At a much more focused level, design considerations for our work on a new Alila offering in Vietnam points towards how sustainable tourism can align with delivering a memorable visitor experience. The luxury hotel is recognising the importance of celebrating the rich history of the surrounding landscape and culture: existing heritage villas, built by oceanographers and used by the Bao Dai as weekend retreats, are preserved. We’re currently working closely with the Hyatt team to develop food concepts and experiences based around both land- and marine-based permaculture, tying in with experimental floating islands that combine marine permaculture with the overarching guest experience.
Influencing factors for post-COVID tourists
The world is very different to how it was at the turn of this decade. Yet even before COVID hit, there were a number of global factors at play that was influencing our everyday lives and how we choose to travel – and can’t be overlooked going forward.
Technology is bringing people closer to destinations than ever before. Key innovations include community apps creating pre-and post-visit connections, visitation mapping and time slot booking reducing overcrowding at key locations, and wellness programs and customised itineraries delivering a personalised experience. Without question, tech’s intentional use can significantly benefit the future of tourism.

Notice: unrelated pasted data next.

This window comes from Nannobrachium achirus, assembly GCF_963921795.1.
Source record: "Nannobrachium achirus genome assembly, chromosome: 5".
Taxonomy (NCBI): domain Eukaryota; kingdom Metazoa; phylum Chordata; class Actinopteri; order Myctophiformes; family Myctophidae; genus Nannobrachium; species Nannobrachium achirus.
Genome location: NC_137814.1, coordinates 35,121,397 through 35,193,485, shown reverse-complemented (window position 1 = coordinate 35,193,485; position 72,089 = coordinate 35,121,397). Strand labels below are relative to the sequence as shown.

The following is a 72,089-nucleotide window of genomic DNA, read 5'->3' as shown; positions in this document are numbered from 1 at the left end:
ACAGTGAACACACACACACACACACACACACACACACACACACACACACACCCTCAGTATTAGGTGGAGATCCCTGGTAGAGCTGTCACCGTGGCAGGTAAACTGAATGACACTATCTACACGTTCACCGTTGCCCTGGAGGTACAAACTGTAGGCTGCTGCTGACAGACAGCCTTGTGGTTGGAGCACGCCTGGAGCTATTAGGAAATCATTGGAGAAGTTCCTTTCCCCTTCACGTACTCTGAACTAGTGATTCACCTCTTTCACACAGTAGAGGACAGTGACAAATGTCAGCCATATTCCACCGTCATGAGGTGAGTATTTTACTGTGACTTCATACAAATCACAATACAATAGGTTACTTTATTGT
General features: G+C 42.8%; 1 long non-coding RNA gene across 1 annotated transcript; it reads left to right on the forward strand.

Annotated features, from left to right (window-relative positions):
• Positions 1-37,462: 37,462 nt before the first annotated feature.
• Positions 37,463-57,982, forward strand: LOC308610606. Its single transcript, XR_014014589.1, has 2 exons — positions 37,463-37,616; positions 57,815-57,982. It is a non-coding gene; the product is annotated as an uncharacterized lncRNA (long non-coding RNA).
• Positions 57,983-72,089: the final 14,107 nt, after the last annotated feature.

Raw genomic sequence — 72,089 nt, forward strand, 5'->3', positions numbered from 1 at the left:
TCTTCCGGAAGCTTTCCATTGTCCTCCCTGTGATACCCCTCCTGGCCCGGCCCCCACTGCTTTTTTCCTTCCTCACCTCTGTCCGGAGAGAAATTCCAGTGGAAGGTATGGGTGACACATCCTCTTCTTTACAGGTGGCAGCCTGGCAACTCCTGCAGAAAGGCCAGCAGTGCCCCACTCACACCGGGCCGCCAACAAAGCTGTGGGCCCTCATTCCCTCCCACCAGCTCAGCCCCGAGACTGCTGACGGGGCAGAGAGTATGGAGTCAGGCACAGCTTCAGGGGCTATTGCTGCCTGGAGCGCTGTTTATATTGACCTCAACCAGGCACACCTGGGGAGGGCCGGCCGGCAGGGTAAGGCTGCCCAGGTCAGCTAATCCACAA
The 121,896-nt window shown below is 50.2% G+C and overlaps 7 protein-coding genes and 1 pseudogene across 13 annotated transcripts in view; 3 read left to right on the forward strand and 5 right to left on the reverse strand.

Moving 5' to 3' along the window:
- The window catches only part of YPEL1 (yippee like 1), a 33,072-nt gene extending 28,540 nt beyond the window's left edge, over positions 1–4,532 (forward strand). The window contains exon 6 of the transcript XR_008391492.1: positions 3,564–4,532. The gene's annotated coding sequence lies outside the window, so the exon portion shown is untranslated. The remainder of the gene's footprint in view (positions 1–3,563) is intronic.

Greater awareness of climate change and biodiversity extinction is also having an impact on how many will choose to travel in the future. There’s now a big drive towards reducing carbon footprints and environmental impact while travelling, and also limiting exposure to air and food-based toxins and pollutants.
On the wellness front, the eco-gastro and eco-agritourism trends were both on an upward trajectory prior to the pandemic, and the healthy eating, nutrition and weight loss sectors have all grown steadily over the last two years.
Similarly, the desire to live and work more flexibly looks to have major post-COVID tourism implications. Travel has always provided the opportunity for reset and a change of scenery; now, with the lines blurred between work and home life more than ever before, expect ‘workations’ and longer stays to soar as with digital nomads, able to work anywhere, anytime, look for deeper cultural immersion.
So: is it time for landscape architects to be taking a more active role in creating liveable environments that allow visitors to explore, learn and be part of welcoming, authentic communities? Without question.
Big opportunities lie ahead for the ever-evolving hospitality and tourism sectors. In Singapore, hotels have been urged to recycle food waste and install solar panels and water meters as part of larger plans to achieve net-zero emissions by 2050. We’re already beginning to see what the future of sustainable tourism could look like in the country with recent revisions to the Sentosa-Brani master plan in view of Covid-19, a feasibility study currently underway to understand and then meet the tourism trends that have arisen as a direct result of the pandemic.
The challenge, now, for landscape architects with eyes focused on the future is to create more inspiring places in dynamic countries to meet the sustainable tourism needs of the future.
Article was written by Toby Kyle, Associate Director, Grant Associates
Grant Associates is a WLA Partner